In the category of power punching, though, Alvarez led, 143-116 (39 percent to 35 percent). The legendary trainer Eddie Futch (Joe Frazier, Ken Norton, Larry Holmes) once told me that he thought it took two good stiff jabs to equal one average solid shot to the head or body.
Take Your Pick
Both CompuBox and the judges agreed that the Alvarez-Golovkin II fight was close.
The site MMA Decisions reported that of 19 media members who posted their scores, 10 gave it to Golokin, eight judged it a draw and one agreed with the judges that Alvarez won.
So, to borrow a line from the star of another sport, Satchel Paige, when you watch the replay of this fight, you pay your money and you takes your choice.
In honor of Alvarez-Golovkin II, here are three of the most controversial decisions in boxing history. You can watch all of them on YouTube.
Joe Louis vs. Jersey Joe Walcott I
When: Dec. 5, 1947
Where: Madison Square Garden, New York City
There’s an old adage in boxing that you must beat the champion decisively to win a decision.
Joe Louis, who had been the heavyweight champ since 1937 and was already a beloved legend, proved the truth of that saying.
Jersey Joe Walcott, at that point in his career regarded no better than a journeyman, knocked the champion down twice and seemed to be so far ahead on points after 12 rounds that his corner told him to lay off the last three, jabbing and circling Louis.
Twenty-one of 32 boxing writers at ringside thought Walcott had won. Louis thought so, too, and he tried to leave the ring before the decision was announced.
But Louis was awarded a split decision, with only referee Ruby Goldstein scoring it for Jersey Joe. The other two judges, however, may only have been doing what they thought they were supposed to do: At the time, there was no system for awarding extra points for knockdowns, and even though no decisive punches were landed in Rounds 13-15, Louis was given credit for “aggressiveness.”
Judge for yourself.
It’s interesting, though irrelevant, to point out that seven months later, Louis won the rematch with a 11th-round knockout.
Sugar Ray Leonard vs. Marvin Hagler
When: April 6, 1987
Where: Caesar’s Palace, Las Vegas
This was one of the most publicized and debated fights in ring history.
Sugar Ray Leonard, who hadn’t fought in three years, was coming out of retirement to fight a middleweight champion regarded as one of the best of all time. Leonard was naturally lighter — he had spent most of his career to that point fighting as a light and welterweight — but at 30, he was also two years younger than Marvelous Marvin Hagler (by the way, that is his legal name), so it made sense that Hagler was a 4-to-1 underdog.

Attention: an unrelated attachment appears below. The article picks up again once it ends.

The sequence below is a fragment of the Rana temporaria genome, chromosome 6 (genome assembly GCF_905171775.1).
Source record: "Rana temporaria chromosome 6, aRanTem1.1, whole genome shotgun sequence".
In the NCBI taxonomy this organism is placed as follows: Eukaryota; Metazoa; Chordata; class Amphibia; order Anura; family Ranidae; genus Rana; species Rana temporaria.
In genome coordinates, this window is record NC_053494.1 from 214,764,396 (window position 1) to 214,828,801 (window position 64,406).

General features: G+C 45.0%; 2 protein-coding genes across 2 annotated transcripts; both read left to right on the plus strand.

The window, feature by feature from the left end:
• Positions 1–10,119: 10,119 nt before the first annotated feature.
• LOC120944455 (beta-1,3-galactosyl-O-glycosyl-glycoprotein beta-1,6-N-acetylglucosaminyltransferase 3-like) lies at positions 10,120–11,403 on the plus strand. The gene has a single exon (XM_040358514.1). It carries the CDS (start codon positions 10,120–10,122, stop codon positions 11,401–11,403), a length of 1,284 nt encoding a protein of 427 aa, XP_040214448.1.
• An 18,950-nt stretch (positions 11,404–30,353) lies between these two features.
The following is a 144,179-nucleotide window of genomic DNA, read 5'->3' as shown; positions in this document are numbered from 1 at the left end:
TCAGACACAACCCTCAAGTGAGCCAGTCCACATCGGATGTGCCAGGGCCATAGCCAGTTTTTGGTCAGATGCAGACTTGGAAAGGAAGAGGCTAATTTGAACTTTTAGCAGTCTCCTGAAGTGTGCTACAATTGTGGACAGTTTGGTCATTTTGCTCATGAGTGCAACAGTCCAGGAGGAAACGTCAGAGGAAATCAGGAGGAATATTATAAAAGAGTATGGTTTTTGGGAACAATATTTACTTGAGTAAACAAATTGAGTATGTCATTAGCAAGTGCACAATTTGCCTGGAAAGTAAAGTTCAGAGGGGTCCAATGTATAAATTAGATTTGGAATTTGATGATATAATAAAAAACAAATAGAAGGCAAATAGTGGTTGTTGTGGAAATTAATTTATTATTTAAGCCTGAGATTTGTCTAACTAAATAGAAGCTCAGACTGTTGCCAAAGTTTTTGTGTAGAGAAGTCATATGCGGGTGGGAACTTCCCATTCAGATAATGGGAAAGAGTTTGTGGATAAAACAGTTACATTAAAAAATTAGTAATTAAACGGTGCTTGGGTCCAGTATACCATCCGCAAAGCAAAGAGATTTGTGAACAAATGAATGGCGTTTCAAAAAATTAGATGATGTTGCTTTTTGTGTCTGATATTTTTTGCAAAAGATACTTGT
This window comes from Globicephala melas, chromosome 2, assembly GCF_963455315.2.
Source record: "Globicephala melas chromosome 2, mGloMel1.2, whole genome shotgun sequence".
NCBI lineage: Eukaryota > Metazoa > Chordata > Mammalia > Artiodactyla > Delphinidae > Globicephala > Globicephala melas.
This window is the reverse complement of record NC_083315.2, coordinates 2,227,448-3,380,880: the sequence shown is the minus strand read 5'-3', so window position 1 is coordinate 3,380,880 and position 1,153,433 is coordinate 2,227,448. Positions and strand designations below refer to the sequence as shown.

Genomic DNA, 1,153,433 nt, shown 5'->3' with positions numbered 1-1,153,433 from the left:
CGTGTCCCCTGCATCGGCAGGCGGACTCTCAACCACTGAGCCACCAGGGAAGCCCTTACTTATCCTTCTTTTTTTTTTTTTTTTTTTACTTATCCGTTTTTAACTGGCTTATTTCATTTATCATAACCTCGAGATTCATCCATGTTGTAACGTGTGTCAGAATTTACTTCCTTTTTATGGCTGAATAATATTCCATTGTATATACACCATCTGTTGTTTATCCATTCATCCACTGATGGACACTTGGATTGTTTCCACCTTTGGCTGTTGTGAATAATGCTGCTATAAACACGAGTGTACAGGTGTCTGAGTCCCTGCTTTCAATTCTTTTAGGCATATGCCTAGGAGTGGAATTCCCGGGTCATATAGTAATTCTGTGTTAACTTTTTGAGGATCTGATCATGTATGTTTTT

In the interest of full disclosure, I was at the fight, covering it for the Village Voice, and bet heavily against those odds. I sweated as the scoring was announced, though Don Rickles, who was in the next seat, assured me that Leonard would get the decision. He did, but it was a split decision: for Leonard, 118-110 (and though I bet on Sugar Ray, I thought this scoring was a bit unfair) and 115-113 (which still seems about right to me). For Hagler, 115-113.
One reason why the fight was so controversial was that Leonard took Hagler’s title while mostly fighting in retreat. Hagler was clearly the aggressor. But Marvelous had no one but himself to blame. In exchange for a bigger share of the purse, he agreed to Leonard’s demands for a larger ring, which gave Leonard more room to move, and larger 12-ounce gloves (rather than 8- or 10-ounce gloves), which took away some of his power.
This was one of the first fights where punch stats from CompuBox became a point of discussion. Leonard landed 306 total punches to Hagler’s 291 and with a better percentage, 49 percent to 37 percent. Leonard also led in power punches: 258 of 490 (53 percent) to Hagler’s 213 of 581 (37 percent).
Hagler supporters countered with the argument that “Yes, but Marvin’s punches were harder.” That’s almost certainly true, since Hagler was naturally bigger and had a harder punch, but there’s no objective way to measure power.
CompuBox showed that Leonard landed many more clean punches. This is a great fight to watch.
Judge for yourself.
Manny Pacquiao vs. Jeff Horn
When: July 2, 2017
Where: Suncorp Stadium, Brisbane, Australia
In boxing, you often hear the phrase “hometown decision” used to justify bad scoring in a fight. In this case, we had a home continent decision — a kangaroo court, if you will.
Manny Pacquiao has been the victim of more screwy decisions than any other fighter this century.
In this fight for the WBO welterweight belt, HBO’s veteran scorer Harold Lederman had it for Pacquiao, 10 rounds to 2. I scored it for Manny 9 rounds to 3. The punch stats bore out what the naked eye could see: Pacquiao whipped Aussie butt:
The CompuBox scorers saw Manny landing 182 total punches to Horn’s 92.
Fifty-nine of the punches Manny landed were jabs. Horn hit with just 19 jabs. That’s 30.6 percent to 9.6 percent.
Manny connected on 32 percent of his punches while Horn only connected on 15 percent. (Though, to be honest, I’ve never been quite convinced that percentage of punches landed is an important stat, or at least more important than just number of punches landed.)
But what about, the skeptic may well ask, the power of those punches? It’s true that the computer can’t calculate how hard a punch is. This is why “power punches” — that is, hooks and crosses to the head and body with some weight behind them — are important. Well, the power punches landed were also in Pacquiao’s favor: 123 to Horn’s 73. Again, Manny’s accuracy was better, 32 percent to 17 percent.
Horn bettered Pacquiao in just one area: punches thrown, 625 to 573.
But if Horn connected with something solid on 90 fewer punches, what were the judges rewarding him for? Swinging hard and missing?
Horn not only was awarded the fight but the decision was unanimous. Many screamed corruption, and for good reason. Stephen A. Smith’s reaction was typical, calling it a robbery.
Horn didn’t hold the WBO welterweight belt long. In his next fight, he was “disarmed and clinically dismantled” in a fight that ended in a ninth-round TKO.
Watch highlights with the sound down, so you don’t have to listen to commentators Teddy Atlas and Tim Bradley (who won a hugely controversial split decision over Pacquiao five years earlier) blather about Horn’s “will and aggressiveness.”
Judge for yourself.